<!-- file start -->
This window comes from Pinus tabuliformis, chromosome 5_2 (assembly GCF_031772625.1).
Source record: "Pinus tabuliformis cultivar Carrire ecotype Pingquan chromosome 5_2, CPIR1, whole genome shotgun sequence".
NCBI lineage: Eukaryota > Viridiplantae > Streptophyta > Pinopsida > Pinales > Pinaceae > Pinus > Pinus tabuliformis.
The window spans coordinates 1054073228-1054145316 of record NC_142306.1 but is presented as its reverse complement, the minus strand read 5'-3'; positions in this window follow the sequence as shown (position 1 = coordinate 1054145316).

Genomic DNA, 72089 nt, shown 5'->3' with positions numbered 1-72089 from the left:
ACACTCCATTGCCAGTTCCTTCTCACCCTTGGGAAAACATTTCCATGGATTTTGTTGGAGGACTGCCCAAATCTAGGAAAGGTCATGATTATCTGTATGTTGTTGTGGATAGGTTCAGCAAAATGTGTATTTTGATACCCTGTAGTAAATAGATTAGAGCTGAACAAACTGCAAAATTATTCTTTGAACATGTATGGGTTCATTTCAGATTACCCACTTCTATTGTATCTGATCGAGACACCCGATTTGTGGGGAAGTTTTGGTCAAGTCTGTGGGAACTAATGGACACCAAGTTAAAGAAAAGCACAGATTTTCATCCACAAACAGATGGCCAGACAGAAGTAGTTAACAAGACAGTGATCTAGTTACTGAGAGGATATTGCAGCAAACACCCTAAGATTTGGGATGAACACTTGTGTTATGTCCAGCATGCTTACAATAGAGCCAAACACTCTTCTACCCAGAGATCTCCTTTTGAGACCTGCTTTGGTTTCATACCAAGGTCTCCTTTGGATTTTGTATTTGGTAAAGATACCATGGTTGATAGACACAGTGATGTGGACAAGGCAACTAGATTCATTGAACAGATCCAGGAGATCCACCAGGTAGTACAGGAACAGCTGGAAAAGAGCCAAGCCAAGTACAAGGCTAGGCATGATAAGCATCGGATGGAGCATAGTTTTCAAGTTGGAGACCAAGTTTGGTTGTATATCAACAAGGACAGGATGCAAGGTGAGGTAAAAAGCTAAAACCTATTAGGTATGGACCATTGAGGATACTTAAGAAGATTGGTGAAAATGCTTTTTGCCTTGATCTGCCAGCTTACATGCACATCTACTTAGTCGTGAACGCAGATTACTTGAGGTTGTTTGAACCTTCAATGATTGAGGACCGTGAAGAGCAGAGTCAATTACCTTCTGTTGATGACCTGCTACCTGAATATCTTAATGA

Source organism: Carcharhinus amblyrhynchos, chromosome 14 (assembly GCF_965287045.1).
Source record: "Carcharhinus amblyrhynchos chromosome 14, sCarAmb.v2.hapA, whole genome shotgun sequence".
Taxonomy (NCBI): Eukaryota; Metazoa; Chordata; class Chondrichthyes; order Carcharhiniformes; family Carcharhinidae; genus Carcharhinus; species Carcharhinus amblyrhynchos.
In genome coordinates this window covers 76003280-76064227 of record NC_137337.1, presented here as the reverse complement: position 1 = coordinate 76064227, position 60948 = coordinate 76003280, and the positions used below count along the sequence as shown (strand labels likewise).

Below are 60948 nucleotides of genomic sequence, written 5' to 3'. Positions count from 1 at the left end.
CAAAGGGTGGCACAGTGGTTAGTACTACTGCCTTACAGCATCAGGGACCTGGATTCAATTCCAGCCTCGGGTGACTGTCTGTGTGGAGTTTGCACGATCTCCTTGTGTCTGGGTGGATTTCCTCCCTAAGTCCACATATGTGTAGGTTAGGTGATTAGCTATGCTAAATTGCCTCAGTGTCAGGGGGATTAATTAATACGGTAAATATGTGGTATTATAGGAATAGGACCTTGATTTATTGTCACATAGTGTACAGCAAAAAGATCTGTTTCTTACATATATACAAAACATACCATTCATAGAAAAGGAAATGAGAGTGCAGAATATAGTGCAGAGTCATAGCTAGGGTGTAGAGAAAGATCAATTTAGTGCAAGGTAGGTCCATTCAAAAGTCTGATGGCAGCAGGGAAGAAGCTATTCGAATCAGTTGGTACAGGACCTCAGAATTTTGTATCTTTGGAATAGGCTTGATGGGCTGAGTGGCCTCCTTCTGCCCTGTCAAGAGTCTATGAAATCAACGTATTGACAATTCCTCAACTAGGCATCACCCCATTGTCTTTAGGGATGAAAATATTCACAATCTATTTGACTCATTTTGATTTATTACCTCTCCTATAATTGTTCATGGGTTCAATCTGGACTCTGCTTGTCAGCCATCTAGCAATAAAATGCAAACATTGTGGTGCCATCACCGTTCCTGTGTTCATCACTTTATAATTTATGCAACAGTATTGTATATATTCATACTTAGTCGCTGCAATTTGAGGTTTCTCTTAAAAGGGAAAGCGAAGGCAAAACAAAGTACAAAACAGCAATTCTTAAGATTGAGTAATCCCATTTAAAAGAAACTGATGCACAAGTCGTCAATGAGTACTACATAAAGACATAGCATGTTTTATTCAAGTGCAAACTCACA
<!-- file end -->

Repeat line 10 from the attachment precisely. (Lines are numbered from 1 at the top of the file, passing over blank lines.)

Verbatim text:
In genome coordinates this window covers 76003280-76064227 of record NC_137337.1, presented here as the reverse complement: position 1 = coordinate 76064227, position 60948 = coordinate 76003280, and the positions used below count along the sequence as shown (strand labels likewise).